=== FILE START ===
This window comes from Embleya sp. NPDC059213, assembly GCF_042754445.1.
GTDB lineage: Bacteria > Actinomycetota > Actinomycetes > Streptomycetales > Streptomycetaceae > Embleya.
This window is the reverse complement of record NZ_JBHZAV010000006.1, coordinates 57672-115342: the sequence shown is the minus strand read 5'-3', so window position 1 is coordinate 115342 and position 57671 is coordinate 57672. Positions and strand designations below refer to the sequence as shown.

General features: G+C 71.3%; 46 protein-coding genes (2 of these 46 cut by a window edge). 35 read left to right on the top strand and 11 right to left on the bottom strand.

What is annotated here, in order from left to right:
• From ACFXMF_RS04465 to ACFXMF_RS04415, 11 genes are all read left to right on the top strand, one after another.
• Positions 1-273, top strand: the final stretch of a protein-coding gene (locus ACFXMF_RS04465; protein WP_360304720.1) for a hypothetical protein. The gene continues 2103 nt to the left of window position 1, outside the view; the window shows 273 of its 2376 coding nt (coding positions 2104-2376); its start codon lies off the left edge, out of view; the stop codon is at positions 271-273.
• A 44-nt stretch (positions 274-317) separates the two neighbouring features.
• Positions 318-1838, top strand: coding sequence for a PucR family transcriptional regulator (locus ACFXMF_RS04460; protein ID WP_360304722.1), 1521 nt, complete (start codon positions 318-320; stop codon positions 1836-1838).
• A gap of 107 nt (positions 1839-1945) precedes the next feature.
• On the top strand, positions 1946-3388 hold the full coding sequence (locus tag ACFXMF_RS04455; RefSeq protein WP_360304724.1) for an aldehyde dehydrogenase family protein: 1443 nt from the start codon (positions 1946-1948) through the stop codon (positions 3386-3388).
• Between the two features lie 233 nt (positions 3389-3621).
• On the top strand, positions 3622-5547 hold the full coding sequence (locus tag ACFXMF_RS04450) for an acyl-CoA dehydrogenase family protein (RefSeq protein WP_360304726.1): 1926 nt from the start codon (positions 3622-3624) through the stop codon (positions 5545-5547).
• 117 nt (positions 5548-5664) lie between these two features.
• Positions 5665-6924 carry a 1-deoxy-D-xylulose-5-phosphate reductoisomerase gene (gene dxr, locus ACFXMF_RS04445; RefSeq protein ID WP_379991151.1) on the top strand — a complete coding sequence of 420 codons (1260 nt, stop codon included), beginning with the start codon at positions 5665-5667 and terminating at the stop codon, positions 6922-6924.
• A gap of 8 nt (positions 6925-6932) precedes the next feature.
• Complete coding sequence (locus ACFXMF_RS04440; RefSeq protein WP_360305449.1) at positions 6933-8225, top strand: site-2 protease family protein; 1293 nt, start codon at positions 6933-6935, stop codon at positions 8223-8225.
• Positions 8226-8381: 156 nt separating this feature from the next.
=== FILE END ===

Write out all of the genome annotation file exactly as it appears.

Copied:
This window comes from Embleya sp. NPDC059213, assembly GCF_042754445.1.
GTDB lineage: Bacteria > Actinomycetota > Actinomycetes > Streptomycetales > Streptomycetaceae > Embleya.
This window is the reverse complement of record NZ_JBHZAV010000006.1, coordinates 57672-115342: the sequence shown is the minus strand read 5'-3', so window position 1 is coordinate 115342 and position 57671 is coordinate 57672. Positions and strand designations below refer to the sequence as shown.

General features: G+C 71.3%; 46 protein-coding genes (2 of these 46 cut by a window edge). 35 read left to right on the top strand and 11 right to left on the bottom strand.

What is annotated here, in order from left to right:
• From ACFXMF_RS04465 to ACFXMF_RS04415, 11 genes are all read left to right on the top strand, one after another.
• Positions 1-273, top strand: the final stretch of a protein-coding gene (locus ACFXMF_RS04465; protein WP_360304720.1) for a hypothetical protein. The gene continues 2103 nt to the left of window position 1, outside the view; the window shows 273 of its 2376 coding nt (coding positions 2104-2376); its start codon lies off the left edge, out of view; the stop codon is at positions 271-273.
• A 44-nt stretch (positions 274-317) separates the two neighbouring features.
• Positions 318-1838, top strand: coding sequence for a PucR family transcriptional regulator (locus ACFXMF_RS04460; protein ID WP_360304722.1), 1521 nt, complete (start codon positions 318-320; stop codon positions 1836-1838).
• A gap of 107 nt (positions 1839-1945) precedes the next feature.
• On the top strand, positions 1946-3388 hold the full coding sequence (locus tag ACFXMF_RS04455; RefSeq protein WP_360304724.1) for an aldehyde dehydrogenase family protein: 1443 nt from the start codon (positions 1946-1948) through the stop codon (positions 3386-3388).
• Between the two features lie 233 nt (positions 3389-3621).
• On the top strand, positions 3622-5547 hold the full coding sequence (locus tag ACFXMF_RS04450) for an acyl-CoA dehydrogenase family protein (RefSeq protein WP_360304726.1): 1926 nt from the start codon (positions 3622-3624) through the stop codon (positions 5545-5547).
• 117 nt (positions 5548-5664) lie between these two features.
• Positions 5665-6924 carry a 1-deoxy-D-xylulose-5-phosphate reductoisomerase gene (gene dxr, locus ACFXMF_RS04445; RefSeq protein ID WP_379991151.1) on the top strand — a complete coding sequence of 420 codons (1260 nt, stop codon included), beginning with the start codon at positions 5665-5667 and terminating at the stop codon, positions 6922-6924.
• A gap of 8 nt (positions 6925-6932) precedes the next feature.
• Complete coding sequence (locus ACFXMF_RS04440; RefSeq protein WP_360305449.1) at positions 6933-8225, top strand: site-2 protease family protein; 1293 nt, start codon at positions 6933-6935, stop codon at positions 8223-8225.
• Positions 8226-8381: 156 nt separating this feature from the next.